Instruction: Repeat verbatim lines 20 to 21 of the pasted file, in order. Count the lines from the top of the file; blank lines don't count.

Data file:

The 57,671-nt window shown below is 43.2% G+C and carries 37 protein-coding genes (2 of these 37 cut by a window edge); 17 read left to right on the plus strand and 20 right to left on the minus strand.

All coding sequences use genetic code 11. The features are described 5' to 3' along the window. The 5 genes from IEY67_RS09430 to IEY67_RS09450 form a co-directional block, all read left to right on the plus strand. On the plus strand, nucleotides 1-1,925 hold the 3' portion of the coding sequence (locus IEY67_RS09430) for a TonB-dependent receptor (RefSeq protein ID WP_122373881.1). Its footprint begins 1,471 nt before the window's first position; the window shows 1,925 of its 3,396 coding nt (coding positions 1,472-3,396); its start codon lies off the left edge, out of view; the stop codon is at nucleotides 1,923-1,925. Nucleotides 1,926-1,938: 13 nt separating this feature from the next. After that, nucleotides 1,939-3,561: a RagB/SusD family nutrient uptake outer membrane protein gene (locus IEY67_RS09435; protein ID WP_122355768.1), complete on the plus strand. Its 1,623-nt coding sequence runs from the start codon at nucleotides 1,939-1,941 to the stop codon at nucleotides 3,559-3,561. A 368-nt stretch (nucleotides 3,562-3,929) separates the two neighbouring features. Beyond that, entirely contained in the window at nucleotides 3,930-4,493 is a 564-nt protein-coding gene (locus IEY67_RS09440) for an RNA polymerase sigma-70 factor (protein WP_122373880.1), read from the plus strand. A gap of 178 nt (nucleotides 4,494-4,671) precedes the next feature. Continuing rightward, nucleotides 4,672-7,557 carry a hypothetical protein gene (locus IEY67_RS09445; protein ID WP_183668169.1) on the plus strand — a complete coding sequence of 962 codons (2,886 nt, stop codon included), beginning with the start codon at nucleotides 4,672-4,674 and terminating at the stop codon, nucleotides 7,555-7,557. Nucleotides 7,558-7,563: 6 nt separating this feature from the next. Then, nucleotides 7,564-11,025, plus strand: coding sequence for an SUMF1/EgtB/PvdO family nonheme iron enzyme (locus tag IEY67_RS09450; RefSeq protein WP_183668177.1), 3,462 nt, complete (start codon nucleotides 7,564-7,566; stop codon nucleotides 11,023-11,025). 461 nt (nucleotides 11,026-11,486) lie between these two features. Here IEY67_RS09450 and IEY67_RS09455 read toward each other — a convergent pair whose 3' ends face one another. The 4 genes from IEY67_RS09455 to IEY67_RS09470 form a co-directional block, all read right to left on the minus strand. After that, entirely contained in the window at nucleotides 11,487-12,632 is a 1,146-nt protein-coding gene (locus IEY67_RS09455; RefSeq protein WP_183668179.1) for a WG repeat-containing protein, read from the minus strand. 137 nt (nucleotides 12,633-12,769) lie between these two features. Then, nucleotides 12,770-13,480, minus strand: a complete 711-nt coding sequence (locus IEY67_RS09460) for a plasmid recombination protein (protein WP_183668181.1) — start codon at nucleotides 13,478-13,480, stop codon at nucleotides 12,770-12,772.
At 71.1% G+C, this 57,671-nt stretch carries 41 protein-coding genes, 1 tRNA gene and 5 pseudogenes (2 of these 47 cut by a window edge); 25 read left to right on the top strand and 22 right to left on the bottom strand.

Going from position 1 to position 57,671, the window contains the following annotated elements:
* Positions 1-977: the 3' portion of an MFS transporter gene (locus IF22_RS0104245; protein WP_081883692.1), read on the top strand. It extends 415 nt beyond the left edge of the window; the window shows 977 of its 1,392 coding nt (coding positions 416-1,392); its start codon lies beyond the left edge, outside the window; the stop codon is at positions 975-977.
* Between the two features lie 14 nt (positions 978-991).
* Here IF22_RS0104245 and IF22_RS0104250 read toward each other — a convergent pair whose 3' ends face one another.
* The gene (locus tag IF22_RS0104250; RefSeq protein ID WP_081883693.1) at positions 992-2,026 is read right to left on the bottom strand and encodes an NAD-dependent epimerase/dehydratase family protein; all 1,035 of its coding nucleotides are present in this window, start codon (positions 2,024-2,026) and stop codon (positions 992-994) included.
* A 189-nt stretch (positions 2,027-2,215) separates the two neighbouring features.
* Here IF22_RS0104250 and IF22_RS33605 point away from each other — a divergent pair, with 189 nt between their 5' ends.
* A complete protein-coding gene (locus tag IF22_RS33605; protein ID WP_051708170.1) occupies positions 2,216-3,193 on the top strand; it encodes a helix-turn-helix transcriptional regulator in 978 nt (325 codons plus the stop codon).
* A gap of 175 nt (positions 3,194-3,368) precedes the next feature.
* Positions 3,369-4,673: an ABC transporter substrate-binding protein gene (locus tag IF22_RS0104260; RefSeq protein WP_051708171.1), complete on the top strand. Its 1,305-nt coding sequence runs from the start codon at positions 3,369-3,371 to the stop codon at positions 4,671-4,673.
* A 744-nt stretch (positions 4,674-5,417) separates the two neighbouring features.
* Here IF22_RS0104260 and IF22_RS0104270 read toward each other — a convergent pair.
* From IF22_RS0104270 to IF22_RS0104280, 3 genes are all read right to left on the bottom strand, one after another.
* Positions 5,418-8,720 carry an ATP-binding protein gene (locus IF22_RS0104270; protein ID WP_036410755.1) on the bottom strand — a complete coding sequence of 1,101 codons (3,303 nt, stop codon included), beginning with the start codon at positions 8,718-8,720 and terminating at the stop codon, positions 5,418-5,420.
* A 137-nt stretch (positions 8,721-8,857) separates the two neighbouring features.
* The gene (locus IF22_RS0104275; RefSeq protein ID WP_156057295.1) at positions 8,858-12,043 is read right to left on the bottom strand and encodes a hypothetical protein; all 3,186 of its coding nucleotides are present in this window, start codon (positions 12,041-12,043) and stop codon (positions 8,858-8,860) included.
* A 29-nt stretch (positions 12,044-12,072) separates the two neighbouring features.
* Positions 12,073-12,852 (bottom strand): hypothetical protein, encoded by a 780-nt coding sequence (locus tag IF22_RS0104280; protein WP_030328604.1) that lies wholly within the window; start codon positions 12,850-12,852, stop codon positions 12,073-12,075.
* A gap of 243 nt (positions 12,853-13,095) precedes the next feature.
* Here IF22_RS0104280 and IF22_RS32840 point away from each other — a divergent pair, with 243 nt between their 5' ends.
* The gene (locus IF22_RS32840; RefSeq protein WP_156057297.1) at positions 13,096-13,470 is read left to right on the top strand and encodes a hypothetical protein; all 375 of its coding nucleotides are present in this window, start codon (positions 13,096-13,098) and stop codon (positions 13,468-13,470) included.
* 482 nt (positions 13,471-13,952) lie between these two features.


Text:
* A 29-nt stretch (positions 12,044-12,072) separates the two neighbouring features.
* Positions 12,073-12,852 (bottom strand): hypothetical protein, encoded by a 780-nt coding sequence (locus tag IF22_RS0104280; protein WP_030328604.1) that lies wholly within the window; start codon positions 12,850-12,852, stop codon positions 12,073-12,075.